tlhIngan-Hol Archive: Fri Jun 26 10:09:37 2009

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Re: Klingon translation

Michael Everson (

On 26 Jun 2009, at 17:00, ghunchu'wI' 'utlh wrote:

> On Thu, Jun 25, 2009 at 7:07 PM, Michael  
> Everson<> wrote:
>> I am doing a short translation. The text is well-known, but is
>> syntactically complex in English. I have made a stab at the first
>> sentence; my rendering of it came to two separate sentences in  
>> Klingon.
> Translating sentence-by-sentence is definitely preferable to doing  
> it word-for-word.

Thank you. I have learned languages before.

> Better yet would be to just retell the story in Klingon; that way  
> the English syntactic complexity is a total non-issue.

You have already pointed out that I don't know Klingon well enough to  
do that.

>> How about if I give my translation here, without the original  
>> (which is well-known, but let's forget that) and see if it makes  
>> sense.
> That's usually not a good idea. What you give might make sense as  
> something other than what you intended. Without knowing what you want
> to say, we might not know that you didn't do it correctly.

Even so.

> SuStel already pointed out that you can't say {'e' ghoHtaHvIS}. It  
> is a silly rule, and Marc Okrand himself has broken it on occasion,  
> but
> it is a rule nonetheless.

And the workaround? "You can't say that" OK. What can I say?

> Do we know that the object of {ghoH} is the topic of the argument?  
> Do we even know that {ghoH} can have an object?

I cannot answer that question given the fact that the dictionary is  
nothing more than a wordlist.

> Knowing where this story is going, I think {Hov} alone is a poor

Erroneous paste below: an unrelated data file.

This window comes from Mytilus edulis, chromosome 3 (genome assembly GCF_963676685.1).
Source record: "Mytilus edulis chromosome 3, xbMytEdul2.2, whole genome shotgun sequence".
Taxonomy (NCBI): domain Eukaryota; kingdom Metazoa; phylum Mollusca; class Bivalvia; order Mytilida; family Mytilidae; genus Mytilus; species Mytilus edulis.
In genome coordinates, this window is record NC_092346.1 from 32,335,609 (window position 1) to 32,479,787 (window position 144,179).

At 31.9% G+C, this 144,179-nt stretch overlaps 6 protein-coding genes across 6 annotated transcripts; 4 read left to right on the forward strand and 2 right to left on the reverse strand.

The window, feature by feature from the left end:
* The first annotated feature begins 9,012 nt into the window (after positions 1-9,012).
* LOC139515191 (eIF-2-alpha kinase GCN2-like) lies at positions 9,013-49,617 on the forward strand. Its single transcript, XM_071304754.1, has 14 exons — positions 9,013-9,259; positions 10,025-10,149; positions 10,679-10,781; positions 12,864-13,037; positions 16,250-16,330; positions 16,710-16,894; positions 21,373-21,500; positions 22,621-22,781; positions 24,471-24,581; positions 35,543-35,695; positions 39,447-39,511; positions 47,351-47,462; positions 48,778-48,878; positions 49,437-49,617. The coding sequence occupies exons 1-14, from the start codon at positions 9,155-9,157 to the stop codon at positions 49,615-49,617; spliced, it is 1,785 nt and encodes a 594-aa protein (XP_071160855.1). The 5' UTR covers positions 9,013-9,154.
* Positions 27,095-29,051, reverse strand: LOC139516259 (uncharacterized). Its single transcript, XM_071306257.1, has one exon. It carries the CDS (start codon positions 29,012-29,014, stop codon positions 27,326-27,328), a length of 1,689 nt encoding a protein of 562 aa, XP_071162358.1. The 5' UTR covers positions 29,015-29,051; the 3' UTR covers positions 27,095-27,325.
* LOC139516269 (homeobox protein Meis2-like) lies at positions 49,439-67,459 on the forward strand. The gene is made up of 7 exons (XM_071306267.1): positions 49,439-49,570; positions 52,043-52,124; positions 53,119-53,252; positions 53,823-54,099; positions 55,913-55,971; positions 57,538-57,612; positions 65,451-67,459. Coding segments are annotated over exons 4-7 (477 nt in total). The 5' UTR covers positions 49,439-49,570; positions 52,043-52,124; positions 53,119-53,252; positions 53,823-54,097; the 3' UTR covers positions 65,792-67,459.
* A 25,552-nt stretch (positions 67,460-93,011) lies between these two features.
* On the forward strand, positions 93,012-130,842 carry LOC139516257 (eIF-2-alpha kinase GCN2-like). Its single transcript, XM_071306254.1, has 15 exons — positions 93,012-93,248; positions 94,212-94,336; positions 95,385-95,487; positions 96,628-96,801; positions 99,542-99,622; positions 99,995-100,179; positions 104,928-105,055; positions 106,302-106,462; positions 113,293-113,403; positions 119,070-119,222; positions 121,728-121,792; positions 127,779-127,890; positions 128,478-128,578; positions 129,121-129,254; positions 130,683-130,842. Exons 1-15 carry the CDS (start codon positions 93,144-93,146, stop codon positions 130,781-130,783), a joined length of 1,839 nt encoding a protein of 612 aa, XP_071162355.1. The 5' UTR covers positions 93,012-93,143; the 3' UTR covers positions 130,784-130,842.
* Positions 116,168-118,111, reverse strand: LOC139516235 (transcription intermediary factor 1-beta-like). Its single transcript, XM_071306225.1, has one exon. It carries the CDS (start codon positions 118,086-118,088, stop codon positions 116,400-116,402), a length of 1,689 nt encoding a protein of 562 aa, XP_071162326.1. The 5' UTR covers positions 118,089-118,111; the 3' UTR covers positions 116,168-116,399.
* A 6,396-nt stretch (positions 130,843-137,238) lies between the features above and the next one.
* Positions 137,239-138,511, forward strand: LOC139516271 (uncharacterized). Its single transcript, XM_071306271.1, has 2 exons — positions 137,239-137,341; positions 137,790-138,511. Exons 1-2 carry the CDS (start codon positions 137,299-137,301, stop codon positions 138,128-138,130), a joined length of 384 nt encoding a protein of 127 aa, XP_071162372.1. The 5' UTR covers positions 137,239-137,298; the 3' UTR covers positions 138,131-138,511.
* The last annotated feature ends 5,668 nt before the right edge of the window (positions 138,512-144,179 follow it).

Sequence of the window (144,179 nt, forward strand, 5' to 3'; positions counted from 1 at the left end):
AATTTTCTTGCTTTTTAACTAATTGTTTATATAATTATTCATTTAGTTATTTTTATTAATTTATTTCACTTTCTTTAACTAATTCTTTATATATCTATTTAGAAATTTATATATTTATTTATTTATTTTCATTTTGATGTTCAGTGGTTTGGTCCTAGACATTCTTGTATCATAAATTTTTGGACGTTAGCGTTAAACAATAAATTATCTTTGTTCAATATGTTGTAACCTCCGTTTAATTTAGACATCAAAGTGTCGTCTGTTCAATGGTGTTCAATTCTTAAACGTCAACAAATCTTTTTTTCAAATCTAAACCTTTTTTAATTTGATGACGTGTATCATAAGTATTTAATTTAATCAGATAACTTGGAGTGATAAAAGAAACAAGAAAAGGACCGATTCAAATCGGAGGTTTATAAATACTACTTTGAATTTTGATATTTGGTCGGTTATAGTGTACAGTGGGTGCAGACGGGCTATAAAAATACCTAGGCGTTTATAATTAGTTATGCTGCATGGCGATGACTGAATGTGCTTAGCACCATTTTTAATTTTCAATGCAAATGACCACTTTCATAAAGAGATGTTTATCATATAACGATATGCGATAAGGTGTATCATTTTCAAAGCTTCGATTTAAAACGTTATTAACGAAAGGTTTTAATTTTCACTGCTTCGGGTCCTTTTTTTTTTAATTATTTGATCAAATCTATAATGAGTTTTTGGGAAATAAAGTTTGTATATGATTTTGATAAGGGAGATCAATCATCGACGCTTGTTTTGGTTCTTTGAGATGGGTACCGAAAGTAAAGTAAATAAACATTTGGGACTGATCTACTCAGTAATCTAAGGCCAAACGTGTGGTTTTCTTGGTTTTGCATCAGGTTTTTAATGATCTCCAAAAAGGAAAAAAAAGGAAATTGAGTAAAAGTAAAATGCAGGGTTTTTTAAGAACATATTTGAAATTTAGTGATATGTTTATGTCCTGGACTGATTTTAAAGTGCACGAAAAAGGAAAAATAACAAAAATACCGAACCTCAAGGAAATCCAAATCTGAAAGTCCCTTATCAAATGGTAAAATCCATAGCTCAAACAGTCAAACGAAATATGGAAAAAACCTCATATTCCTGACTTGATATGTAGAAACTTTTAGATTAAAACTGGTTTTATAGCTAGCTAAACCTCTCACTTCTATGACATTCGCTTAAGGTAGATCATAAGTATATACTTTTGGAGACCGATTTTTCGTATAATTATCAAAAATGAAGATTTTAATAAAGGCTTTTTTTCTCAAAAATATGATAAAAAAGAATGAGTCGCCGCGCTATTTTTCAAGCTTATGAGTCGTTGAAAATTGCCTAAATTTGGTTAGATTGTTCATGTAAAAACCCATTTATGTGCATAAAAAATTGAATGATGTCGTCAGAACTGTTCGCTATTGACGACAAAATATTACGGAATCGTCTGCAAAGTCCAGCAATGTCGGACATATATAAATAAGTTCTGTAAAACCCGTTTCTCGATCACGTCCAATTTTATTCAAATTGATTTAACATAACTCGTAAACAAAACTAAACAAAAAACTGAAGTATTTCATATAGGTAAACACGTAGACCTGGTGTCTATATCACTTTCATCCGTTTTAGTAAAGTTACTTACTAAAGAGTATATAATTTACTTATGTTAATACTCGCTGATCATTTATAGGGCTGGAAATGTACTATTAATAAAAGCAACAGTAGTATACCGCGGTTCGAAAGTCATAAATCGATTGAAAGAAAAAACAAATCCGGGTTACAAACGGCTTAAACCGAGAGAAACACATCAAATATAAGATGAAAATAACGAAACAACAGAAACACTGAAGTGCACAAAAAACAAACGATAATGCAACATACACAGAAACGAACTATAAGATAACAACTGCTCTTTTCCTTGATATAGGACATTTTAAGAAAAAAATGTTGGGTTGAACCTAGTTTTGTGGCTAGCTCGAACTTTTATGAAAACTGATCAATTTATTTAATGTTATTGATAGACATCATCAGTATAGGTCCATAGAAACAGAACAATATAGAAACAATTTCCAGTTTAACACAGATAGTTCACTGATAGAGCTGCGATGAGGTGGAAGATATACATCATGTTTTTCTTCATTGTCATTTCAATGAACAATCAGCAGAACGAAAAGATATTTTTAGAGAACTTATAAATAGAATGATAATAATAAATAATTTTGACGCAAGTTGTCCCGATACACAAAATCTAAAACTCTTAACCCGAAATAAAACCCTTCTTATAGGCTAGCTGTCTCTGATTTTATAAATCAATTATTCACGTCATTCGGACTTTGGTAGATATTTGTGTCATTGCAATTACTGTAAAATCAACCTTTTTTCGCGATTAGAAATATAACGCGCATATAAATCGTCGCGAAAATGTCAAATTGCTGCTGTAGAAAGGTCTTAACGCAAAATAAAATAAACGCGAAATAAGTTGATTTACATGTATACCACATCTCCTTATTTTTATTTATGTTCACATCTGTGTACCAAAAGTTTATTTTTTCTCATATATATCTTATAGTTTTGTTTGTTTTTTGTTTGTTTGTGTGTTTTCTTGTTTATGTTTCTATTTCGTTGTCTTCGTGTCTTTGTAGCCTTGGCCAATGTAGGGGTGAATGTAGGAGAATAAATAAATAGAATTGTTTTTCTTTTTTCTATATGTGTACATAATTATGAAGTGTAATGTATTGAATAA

> choice to represent a source of warmth.

(Do you encourage everyone this way? Must you say "poor" rather than  
"weak" or "suboptimal" or "not the best"? Is this your natural style,  
or are you getting at me for advocating spelling reform? *grin*)

> Perhaps {Hov tuj} "hot star" to contrast with {SuS bIr} "cold wind"  
> would work well enough.

I think {qo' Hov} 'local star' is better, and evidently {SuS 'ev} is  
the way to go for the wind.

> You used the perfective on {ghoS}, implying that the traveler's  
> journey was finished while the two were arguing. It does superficially
> follow the {yIntaHvIS qeylIS...chenmoHlu'pu'} example from Skybox  
> card S8, but I think your intent is different, and I think the aspect
> suffix here is more confusing than helpful.

I do not evidently have access to "Skybox card S8" whatever that is.  
However, the construction is exactly parallel to {SutlhtaHvIs chaH  
DIHIvpu'}, TKD 63.

> Does the {ghoHtaHvIS...ghoS} need to be a single sentence? You can  
> simplify the syntactic complexity by separating them: {ghoH [chaH].
> ghoS [ghaH].}

I don't mind how many sentences it takes.

> Is there any reason to think that {wep tuj} refers to anything but a  
> jacket which is at a high temperature?

No, and it worried me.

> Perhaps you could say {tujmeH wep} or {tujmoHmeH wep} "jacket for  
> being hot/heating".

I like the latter... the jacket that makes you warm

> The relatively recently revealed verb {ghun} "be warm" is probably a  
> better word than {tuj} here, especially if you have {Hov tuj} as one  
> of the main entities.

Which I might not, with {qo' Hov}, but, well, what can I say about  
recently-revealed verbs? They're not in my dictionary.

> You might also just call it a {wep vaQ} "effective jacket".

Naah that could be body-armour.

Michael Everson *

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